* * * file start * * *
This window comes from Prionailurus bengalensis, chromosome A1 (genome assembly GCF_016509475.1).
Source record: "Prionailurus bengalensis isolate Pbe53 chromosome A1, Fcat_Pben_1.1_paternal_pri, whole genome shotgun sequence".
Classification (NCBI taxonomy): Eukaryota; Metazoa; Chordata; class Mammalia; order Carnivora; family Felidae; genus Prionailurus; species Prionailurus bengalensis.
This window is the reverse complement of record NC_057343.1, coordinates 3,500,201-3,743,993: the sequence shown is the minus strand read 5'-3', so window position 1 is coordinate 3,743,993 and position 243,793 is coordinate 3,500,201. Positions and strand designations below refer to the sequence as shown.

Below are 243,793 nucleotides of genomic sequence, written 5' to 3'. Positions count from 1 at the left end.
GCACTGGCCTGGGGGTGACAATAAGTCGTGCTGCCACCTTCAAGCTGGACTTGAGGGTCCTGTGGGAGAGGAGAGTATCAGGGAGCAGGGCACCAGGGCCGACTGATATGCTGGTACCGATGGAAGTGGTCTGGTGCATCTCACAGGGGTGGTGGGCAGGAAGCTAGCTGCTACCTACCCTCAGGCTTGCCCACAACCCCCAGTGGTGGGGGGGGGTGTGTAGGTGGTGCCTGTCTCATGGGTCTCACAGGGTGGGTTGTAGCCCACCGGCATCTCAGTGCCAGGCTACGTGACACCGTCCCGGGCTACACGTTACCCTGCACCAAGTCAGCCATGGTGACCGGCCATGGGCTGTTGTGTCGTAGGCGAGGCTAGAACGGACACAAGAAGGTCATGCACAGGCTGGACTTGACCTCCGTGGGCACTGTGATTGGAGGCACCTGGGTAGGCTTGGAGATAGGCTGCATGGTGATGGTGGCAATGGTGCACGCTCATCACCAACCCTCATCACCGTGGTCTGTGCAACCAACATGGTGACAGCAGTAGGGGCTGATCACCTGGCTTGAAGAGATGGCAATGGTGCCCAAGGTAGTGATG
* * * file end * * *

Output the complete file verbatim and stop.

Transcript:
This window comes from Prionailurus bengalensis, chromosome A1 (genome assembly GCF_016509475.1).
Source record: "Prionailurus bengalensis isolate Pbe53 chromosome A1, Fcat_Pben_1.1_paternal_pri, whole genome shotgun sequence".
Classification (NCBI taxonomy): Eukaryota; Metazoa; Chordata; class Mammalia; order Carnivora; family Felidae; genus Prionailurus; species Prionailurus bengalensis.
This window is the reverse complement of record NC_057343.1, coordinates 3,500,201-3,743,993: the sequence shown is the minus strand read 5'-3', so window position 1 is coordinate 3,743,993 and position 243,793 is coordinate 3,500,201. Positions and strand designations below refer to the sequence as shown.

Below are 243,793 nucleotides of genomic sequence, written 5' to 3'. Positions count from 1 at the left end.
GCACTGGCCTGGGGGTGACAATAAGTCGTGCTGCCACCTTCAAGCTGGACTTGAGGGTCCTGTGGGAGAGGAGAGTATCAGGGAGCAGGGCACCAGGGCCGACTGATATGCTGGTACCGATGGAAGTGGTCTGGTGCATCTCACAGGGGTGGTGGGCAGGAAGCTAGCTGCTACCTACCCTCAGGCTTGCCCACAACCCCCAGTGGTGGGGGGGGGTGTGTAGGTGGTGCCTGTCTCATGGGTCTCACAGGGTGGGTTGTAGCCCACCGGCATCTCAGTGCCAGGCTACGTGACACCGTCCCGGGCTACACGTTACCCTGCACCAAGTCAGCCATGGTGACCGGCCATGGGCTGTTGTGTCGTAGGCGAGGCTAGAACGGACACAAGAAGGTCATGCACAGGCTGGACTTGACCTCCGTGGGCACTGTGATTGGAGGCACCTGGGTAGGCTTGGAGATAGGCTGCATGGTGATGGTGGCAATGGTGCACGCTCATCACCAACCCTCATCACCGTGGTCTGTGCAACCAACATGGTGACAGCAGTAGGGGCTGATCACCTGGCTTGAAGAGATGGCAATGGTGCCCAAGGTAGTGATG